"Trademark and copyright litigation has become increasingly complex reflecting the ever increasing share of value represented by brands and creative works [and, in the US, the rapid development of new media in which infringement may occur and the creativity of lawyers in responding to new factual scenarios as well as new laws, says the IPKat]. As a result, there is a growing demand for practice-tested advice and related to winning strategies. Trademark and Copyright Litigation: Forms and Practice ... is designed to satisfy that demand by offering the actual and recommended sample documents for federal court trademark and copyright litigation. Presented in chronological order, the forms proceed from the inception of a case through trial and appeal, (i.e., complaint, answer, discovery requests, motions and supporting memoranda, preparation outlines, pretrial orders, witness outlines, appeal documents and briefs)".
The information contained in this lengthy but surprisingly readable volume has been created and collected by the authors from existing materials obtained from their own practice, as well as from other attorneys and court records. Unusually, the book features actual documents from well-known trade mark and copyright cases, garnished with commentary on the strengths, and, in some instances, the weaknesses of these real-world examples.

This is an accessible book which everyone from students through to seasoned practitioners can enjoy and benefit from, whether in terms of learning what to do or admiring/criticising how colleagues have done it.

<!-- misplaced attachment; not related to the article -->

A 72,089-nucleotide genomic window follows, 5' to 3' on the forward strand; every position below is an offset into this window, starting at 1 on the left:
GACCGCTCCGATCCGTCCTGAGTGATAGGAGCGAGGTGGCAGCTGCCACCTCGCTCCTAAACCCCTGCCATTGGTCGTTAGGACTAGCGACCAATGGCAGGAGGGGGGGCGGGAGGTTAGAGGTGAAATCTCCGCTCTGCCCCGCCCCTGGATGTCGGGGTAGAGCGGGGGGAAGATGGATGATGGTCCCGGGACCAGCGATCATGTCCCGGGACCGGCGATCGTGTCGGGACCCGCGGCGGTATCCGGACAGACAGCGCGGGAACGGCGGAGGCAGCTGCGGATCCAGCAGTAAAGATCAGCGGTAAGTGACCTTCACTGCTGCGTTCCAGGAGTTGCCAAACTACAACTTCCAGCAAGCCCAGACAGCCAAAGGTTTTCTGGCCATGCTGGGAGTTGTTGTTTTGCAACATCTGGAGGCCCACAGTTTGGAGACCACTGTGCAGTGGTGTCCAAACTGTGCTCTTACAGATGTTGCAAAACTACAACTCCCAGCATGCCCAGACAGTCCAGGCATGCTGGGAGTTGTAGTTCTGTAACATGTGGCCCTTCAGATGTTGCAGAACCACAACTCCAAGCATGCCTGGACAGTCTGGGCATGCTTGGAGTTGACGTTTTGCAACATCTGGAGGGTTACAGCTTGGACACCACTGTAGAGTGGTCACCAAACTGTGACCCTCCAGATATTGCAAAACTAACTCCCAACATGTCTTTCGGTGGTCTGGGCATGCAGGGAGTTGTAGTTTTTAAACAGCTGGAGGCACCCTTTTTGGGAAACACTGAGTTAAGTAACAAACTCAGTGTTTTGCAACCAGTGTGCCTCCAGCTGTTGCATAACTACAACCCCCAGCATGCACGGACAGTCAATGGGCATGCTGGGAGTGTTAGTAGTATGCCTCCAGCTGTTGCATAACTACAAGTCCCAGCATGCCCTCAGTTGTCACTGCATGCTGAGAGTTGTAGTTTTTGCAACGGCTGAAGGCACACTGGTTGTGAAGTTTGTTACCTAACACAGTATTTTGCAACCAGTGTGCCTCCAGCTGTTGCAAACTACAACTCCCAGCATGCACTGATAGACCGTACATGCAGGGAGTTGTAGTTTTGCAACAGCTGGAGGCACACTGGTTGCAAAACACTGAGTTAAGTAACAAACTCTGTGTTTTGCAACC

Bibliographic data: soft covers, 572 pages. ISBN 978-0-19-973493-1. Price: £295. Rupture factor: small. Book's web page here.


Entertainment Litigation, edited by Charles J. Harder, is a larger-than-life book which is the consequence of some larger-than-life litigation involving some larger-than-life celebrity egos. The author, a litigation partner at Wolf, Rifkin, Shapiro, Schulman & Rabkin LLP, Los Angeles, has represented Sandra Bullock, Cameron Diaz, Clint Eastwood, Kate Hudson, Diane Keaton, Mandy Moore, Michelle Pfeiffer, Governor Arnold Schwarzenegger, Denzel Washington, Bruce Willis, and the rights holders of Marlon Brando and Humphrey Bogart, so he can at least claim some familiarity with the subject matter of this weighty, somewhat ungainly tome. The text covers a broad swathe of entertainment litigation, including not just mainstream IP and related issues but some state law topics with which non-US readers are likely to be unfamilar. These include California's Anti-SLAPP law. In short, this book looks very instructive and this reviewer looks forward to reading it when the time and the opportunity arise.

Bibliographic data: paperback, 1184 pages. ISBN 978-0-19-973343-9. Price: £295. Rupture factor: quite high for a paperback. Book's web page here.